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Senad Isakovic Roko, a 50-year-old army veteran who has opened a pet grooming shop in the village of Šićki, has been a leading activist against the Tuzla Thermal Power Plant. Photo by Ning Hui.

Roko explains how the plant has installed a heating system in the more densely-populated and wealthy urban area of Tuzla, but has passed over nearby villages, where homes are  sparser – and where votes, he says, are of less consequence.

After the end of the Bosnian War in 1995, the national electrical grid, which had been united under the Socialist Federal Republic of Yugoslavia, was divided among three states, Elektroprivreda Bosne i Hercegovine coming under the ownership of the Republic of Bosnia and Herzegovina. Meanwhile, through a program of privatization developed under the guidance of the US Agency for International Development (USAID), a large number of formerly state-owned companies in the country were rapidly privatized. Sectors that had remained public, including electrical power and communications, became leverage in games of political tug-of-war, ripe for the trading of access and influence.

 

Roko explains that getting an employment position at the Tuzla Thermal Power Plant requires, first and foremost, the right political connections.

 

State-owned enterprises have long been regarded as a “black hole” in the national economy. Currently, Bosnia-Herzegovina’s 550 state-owned enterprises employ roughly 80,000 people, 11 percent of the country’s labor force. But these enterprises accounted for about one-third of the country’s tax arrears in 2017, and aggregate SOE debts amounted to roughly 26 percent of GDP. Over-employment is also a major problem. In 2017, the government took in 41 million euro in dividends from state-owned enterprises, according to an April 2019 assessment from the European Commission, but aggregate transfers to these enterprises came to 109 million euro.

Roko explains that getting an employment position at the Tuzla Thermal Power Plant requires, first and foremost, the right political connections.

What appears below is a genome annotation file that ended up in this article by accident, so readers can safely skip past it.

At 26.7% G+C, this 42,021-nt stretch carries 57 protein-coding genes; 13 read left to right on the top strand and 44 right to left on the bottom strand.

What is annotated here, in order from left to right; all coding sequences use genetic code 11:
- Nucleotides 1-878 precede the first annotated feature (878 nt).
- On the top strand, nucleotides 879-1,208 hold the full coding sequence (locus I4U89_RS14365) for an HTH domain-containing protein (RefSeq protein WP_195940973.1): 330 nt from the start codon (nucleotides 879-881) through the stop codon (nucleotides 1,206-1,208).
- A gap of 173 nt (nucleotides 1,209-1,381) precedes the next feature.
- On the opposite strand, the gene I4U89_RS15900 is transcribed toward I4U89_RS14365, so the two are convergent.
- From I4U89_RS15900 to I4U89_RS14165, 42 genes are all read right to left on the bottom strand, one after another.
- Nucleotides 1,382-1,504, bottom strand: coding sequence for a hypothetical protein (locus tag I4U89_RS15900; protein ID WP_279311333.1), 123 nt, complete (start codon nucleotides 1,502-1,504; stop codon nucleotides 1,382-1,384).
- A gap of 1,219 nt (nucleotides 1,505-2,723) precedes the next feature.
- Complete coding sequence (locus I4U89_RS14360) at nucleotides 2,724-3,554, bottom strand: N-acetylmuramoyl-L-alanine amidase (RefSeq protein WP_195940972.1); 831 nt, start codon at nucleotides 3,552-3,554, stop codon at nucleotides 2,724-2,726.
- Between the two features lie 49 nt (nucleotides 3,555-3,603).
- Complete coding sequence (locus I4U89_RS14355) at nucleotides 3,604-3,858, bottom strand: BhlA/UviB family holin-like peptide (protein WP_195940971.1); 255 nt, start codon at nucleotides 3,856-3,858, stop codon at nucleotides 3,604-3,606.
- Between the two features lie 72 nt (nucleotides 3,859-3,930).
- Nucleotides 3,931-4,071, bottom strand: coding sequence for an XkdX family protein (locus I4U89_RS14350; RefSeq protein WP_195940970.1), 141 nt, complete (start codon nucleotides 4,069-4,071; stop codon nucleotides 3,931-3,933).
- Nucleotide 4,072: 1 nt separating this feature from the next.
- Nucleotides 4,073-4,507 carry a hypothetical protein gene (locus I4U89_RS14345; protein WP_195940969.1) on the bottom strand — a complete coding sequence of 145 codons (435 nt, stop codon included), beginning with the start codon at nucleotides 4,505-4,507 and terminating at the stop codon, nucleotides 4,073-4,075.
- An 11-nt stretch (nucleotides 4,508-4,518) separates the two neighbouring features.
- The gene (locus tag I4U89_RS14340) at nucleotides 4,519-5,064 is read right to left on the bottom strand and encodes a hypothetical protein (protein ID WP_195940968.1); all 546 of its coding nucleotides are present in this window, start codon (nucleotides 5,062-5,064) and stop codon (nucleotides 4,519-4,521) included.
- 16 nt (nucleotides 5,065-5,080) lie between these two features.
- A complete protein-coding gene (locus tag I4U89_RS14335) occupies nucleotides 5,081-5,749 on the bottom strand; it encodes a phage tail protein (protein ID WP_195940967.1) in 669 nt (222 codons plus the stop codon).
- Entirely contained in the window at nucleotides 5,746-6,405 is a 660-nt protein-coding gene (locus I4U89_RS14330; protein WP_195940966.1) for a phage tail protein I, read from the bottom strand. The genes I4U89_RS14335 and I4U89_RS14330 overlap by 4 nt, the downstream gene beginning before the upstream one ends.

The young blond woman who brought in the Pekinese joins the conversation, telling us that although she was a top student in her university she has applied for a job at the power plant numerous times without success. “Without the right connections, you just can’t get in,” she says. She now runs her own accounting practice. I suggest this doesn’t sound too bad, but she shakes her head and explains that people who manage to get jobs at the plant through personal connections have much more stable positions earning better salaries.

“Maybe the work is uninteresting,” she says, “but it’s a very secure job.”

Health Hazards

If the employment opportunities afforded by the power plant are often out of reach for local village residents, the environmental impact of the plant is obvious and ever-present.

STANARI COAL PLANT TIMELINE
2005
UK-based Energy Financing Team (EFT) assumes control of the lignite coal mine in Stanari, Bosnia-Herzegovina, and announces plans to build a new coal-fired power plant.
2006
The Stanari coal mine undergoes refurbishment to provide a stable fuel supply for the planned power station.
2008
EFT secures a 30-year concession to build a new power plant in Stanari and expand the adjacent coal mine.
June 2012
The China Development Bank approves a 350 million euro loan for the Stanari project.
May 2013
China’s Dongfang Electric Corporation (DEC) and EFT begin construction.
November 2013
Expert analysis shows that pollution from the Stanari power plant will exceed EU limits by 2-10 times.
February 15, 2016
Bosnia-Herzegovina formally applies for EU membership.
September 2016
The Stanari plant becomes operational.